Sometimes you need to see something in order truly to understand or appreciate it. For years I have been telling school students that they owe it to the world – past, present and future – never to forget the horrors of the world wars of the 20th century, and I had these words ringing in my own ears as, on Monday of this week, I visited Terezin, the WWII Jewish Ghetto and concentration camp situated not far from Prague. It was a deeply unsettling experience.
Terezin is a walled town consisting of two fortresses, built by the Habsburgs in the late 18th century to defend Bohemia from Prussia troops; its construction is impressive, and perhaps because of this it was never in fact besieged, but in subsequent years it was put to various uses as a prison, a town and a Czech army garrison, amongst others. Gavrilo Prinzip, who assassinated Archduke Franz-Ferdinand in Sarajevo in June 1914, and who was therefore the catalyst for the start of WWI, was imprisoned in the Small Fortress in Cell 1 until he became too ill and was moved to hospital, where he subsequently died. Travel anywhere in Central Europe and you are never far from momentous history.
It was in WWII, however, that Terezin had its darkest days. The Small Fortress was used as a Gestapo base and a prison for political prisoners, who were kept locked up in barely tolerable conditions without heat, on minimal rations, and who were only rarely allowed to wash. Disease was rampant. The worst conditions in the Small Fortress, however, were reserved for dissidents from the Large Fortress, which from 1940 onwards became a Jewish Ghetto, to which were sent Jews from across Europe. Ostensibly a ‘haven’ for Jews, Terezin was in fact a key component of Eichmann’s Final Solution; it was a staging post for the death camps, and staggeringly high numbers of Jews either died here or were transported to Auschwitz, Birkenau and other extermination camps.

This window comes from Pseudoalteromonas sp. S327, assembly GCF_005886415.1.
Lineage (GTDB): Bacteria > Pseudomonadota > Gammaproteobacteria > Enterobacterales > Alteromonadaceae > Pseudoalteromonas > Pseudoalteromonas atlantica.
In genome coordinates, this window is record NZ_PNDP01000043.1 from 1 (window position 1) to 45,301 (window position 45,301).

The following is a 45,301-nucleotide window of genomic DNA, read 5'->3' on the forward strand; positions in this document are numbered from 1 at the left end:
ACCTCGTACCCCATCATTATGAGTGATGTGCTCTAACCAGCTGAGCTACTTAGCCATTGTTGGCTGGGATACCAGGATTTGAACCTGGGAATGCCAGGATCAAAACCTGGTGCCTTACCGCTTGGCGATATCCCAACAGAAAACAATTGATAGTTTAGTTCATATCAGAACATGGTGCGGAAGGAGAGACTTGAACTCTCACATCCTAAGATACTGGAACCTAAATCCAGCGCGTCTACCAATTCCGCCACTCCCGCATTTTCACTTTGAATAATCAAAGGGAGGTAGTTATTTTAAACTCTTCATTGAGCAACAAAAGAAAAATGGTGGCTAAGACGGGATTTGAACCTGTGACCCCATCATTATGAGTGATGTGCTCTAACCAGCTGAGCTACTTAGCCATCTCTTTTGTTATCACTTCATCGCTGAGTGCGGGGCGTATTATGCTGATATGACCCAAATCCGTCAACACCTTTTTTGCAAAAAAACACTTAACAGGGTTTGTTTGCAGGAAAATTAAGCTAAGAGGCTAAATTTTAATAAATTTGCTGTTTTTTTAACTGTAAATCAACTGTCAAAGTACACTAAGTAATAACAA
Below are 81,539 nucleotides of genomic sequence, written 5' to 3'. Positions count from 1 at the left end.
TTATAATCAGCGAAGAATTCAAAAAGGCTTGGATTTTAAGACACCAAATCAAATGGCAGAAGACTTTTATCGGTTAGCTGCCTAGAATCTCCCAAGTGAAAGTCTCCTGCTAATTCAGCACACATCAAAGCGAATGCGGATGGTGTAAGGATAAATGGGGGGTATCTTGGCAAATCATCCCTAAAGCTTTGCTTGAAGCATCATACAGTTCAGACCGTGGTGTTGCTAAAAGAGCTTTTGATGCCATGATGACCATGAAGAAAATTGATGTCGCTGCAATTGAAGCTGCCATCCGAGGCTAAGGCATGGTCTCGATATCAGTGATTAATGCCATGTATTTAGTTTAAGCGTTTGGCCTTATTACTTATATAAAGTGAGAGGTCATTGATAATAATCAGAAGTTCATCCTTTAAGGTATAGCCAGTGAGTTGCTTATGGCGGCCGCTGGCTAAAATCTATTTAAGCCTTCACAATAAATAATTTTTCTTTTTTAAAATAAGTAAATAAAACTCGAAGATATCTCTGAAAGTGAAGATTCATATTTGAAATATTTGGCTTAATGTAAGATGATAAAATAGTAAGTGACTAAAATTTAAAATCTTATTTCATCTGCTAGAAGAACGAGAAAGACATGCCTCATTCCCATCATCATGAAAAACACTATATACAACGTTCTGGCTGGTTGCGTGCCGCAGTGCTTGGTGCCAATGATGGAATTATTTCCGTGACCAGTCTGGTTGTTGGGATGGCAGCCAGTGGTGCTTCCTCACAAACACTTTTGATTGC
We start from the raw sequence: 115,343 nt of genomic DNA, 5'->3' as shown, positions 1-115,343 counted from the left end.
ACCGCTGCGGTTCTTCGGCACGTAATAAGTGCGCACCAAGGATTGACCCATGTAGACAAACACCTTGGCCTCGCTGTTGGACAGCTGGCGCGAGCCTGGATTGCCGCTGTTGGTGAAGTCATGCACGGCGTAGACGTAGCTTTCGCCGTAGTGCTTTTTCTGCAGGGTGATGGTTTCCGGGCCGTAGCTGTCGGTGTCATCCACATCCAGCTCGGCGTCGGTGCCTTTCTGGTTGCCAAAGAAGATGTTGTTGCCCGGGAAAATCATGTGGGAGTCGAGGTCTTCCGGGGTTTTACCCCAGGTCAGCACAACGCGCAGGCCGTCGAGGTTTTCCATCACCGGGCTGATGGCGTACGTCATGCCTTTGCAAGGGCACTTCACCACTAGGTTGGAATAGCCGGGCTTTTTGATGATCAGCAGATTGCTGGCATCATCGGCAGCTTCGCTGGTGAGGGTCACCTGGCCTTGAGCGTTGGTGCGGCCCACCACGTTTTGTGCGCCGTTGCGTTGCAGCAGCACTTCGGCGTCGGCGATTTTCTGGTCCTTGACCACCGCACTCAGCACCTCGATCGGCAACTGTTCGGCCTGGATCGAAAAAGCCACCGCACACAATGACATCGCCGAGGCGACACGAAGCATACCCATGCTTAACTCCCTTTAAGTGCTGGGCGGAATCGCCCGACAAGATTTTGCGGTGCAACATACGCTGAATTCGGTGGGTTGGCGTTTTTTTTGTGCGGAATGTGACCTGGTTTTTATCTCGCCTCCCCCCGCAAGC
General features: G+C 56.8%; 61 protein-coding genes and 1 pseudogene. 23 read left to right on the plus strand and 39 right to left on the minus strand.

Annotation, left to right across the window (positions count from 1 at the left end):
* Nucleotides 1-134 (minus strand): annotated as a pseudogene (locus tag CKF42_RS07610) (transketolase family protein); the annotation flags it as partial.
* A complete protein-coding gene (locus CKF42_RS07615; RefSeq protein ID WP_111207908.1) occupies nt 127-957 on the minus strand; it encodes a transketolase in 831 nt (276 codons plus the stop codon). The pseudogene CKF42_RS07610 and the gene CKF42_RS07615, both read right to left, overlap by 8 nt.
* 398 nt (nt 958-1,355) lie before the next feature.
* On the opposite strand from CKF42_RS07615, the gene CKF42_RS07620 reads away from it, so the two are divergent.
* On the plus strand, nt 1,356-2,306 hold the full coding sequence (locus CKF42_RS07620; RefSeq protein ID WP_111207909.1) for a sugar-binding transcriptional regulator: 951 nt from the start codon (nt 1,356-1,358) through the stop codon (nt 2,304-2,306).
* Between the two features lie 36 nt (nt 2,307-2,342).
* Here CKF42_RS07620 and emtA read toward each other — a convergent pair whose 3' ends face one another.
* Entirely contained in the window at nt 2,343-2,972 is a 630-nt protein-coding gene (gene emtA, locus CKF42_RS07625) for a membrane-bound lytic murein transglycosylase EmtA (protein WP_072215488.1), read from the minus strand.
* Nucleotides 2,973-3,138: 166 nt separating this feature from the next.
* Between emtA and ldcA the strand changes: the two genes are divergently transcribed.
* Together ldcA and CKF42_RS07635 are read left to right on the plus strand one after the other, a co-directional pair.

The museum in the Ghetto used to be the school and today contains an exhibition of children’s drawings from the years of occupation. Of 10,000 children who lived at some point in Terezin, only a handful – 23 – survived the war. Pause for a moment to think on that – of 10,000, only 23 survived. All those lives …
Man’s capacity for inhumanity to man ran rampant here. The inhabitants of Terezin were cut off from the outside world and any attempt to communicate about the terrible conditions in the town was punished severely. One tiny room in the Small Fortress held at any one time up to 60 Jewish ‘dissidents’, who were chained to the walls and could only sleep standing up, collapsing into their own excrement. As typhoid swept through the ghetto, 30,000 people died and were cremated in a purpose-built crematorium before they could be sent on to the death camps. Their ashes were thrown without ceremony into the river; the prisoners who had been made to cremate and dispose of their fellow Jews were then also killed, so as to eliminate witnesses.
This regime treated some of our fellow humans as far, far less than human, and what is so shocking to us now is that the perpetrators appeared to believe, genuinely, that they were right to do so. Look around the world today and we can see innumerable examples of human beings treating other human beings as subhuman – in ways that are not, and cannot, be right.
The 18th century statesman Edmund Burke has been much quoted as saying that “The only thing necessary for the triumph of evil is for good men to do nothing.” That was true at the camps of Terezin and other places of WWII which have fallen into history. It is equally true today, here and now, in our world where human beings inflict pain, torture, imprisonment on their fellow human beings because they see they as less important or less worthy.
No human being is less worthy than another. And if each of us truly believed this, and stood up to say so, we might just – just – ensure that the ghosts of Terezin are put to rest for ever.